WIMBLEDON, London: Seven-time champion Serena Williams reached her 12th Wimbledon semifinal on Tuesday with a hard fought 6-4, 4-6, 6-3 victory over unseeded American compatriot Alison Riske.
The 37-year-old Williams, who is two wins away from equalling Margaret Court’s Grand Slam singles title record haul of 24, looked far from convincing as Riske pushed her the whole way over an engrossing two-hour duel.
However, Williams served it out with an ace to seal her 97th win at Wimbledon and avoid the same fate as world number one Ashleigh Barty, who Riske beat on Monday.
“It was really satisfying,” said Williams, whose clay court season was affected by a knee injury.
“I wouldn’t have won that match a couple of weeks ago. I’m glad that I was able to come through. She beat so many great players. She was really so close to taking the win today.”
Meanwhile, Serena Williams revealed Tuesday that she consulted a therapist after her infamous 2018 US Open final meltdown in which her bitter war of words with the umpire overshadowed Naomi Osaka’s maiden Grand Slam victory.
The American superstar was widely vilified for her New York outburst in which she branded the chair umpire a “liar” and “thief.”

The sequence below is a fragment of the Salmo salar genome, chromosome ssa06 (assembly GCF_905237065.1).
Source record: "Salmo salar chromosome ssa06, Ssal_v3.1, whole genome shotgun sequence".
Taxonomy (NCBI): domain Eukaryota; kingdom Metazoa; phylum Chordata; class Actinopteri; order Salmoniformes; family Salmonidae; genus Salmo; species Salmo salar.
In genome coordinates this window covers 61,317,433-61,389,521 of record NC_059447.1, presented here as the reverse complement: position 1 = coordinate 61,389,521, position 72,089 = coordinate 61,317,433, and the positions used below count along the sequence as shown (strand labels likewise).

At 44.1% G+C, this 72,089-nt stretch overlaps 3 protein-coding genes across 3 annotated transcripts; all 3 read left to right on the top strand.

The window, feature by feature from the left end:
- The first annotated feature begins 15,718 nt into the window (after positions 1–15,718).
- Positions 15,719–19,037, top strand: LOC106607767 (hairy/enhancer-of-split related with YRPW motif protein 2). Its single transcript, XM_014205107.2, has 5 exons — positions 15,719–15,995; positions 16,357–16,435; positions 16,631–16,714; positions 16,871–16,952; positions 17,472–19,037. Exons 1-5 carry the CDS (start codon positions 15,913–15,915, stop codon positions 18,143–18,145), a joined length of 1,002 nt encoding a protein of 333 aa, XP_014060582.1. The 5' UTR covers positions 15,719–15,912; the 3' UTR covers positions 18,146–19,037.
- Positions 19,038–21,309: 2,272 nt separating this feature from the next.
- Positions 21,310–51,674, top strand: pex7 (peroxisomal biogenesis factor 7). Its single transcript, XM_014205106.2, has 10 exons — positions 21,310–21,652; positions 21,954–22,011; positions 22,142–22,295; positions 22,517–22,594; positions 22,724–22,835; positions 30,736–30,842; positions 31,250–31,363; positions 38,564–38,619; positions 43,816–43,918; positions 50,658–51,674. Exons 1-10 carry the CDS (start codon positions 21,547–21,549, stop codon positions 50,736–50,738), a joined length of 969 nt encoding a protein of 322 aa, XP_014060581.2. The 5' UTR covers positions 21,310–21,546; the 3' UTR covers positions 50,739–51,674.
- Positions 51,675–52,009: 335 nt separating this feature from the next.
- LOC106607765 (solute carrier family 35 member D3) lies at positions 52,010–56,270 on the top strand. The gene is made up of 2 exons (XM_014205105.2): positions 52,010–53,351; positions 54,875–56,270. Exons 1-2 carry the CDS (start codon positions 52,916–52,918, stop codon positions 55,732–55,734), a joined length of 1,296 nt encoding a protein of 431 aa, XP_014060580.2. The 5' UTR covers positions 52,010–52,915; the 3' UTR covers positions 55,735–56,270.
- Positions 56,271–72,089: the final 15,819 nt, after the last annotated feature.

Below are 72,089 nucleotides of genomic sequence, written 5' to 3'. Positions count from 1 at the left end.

She was handed a code violation for coaching,docked a point for smashing her racquet and penalized a game for verbal abuse.
“I couldn’t find peace. I started seeing a therapist,” Williams wrote in a first-person account published in US glossy magazine Harper’s Bazaar.
“I was searching for answers, and although I felt like I was making progress, I still wasn’t ready to pick up a racquet.”
Williams’s essay appeared online and on her own Instagram account in the middle of her Wimbledon quarter-final defeat of Alison Riske on Tuesday.
In it, she says she has apologized to Osaka, the breakout Japanese star who won the US Open final in straight sets.
“I am so proud of you and I am truly sorry. I thought I was doing the right thing in sticking up for myself. But I had no idea the media would pit us against each other,” said the 37-year-old Williams.
“I would love the chance to live that moment over again. I am, was, and will always be happy for you and supportive of you.
“I would never, ever want the light to shine away from another female, specifically another black female athlete.”
Williams said that Osaka, who went on to take the Australian Open title and the world number one spot, had accepted her apology.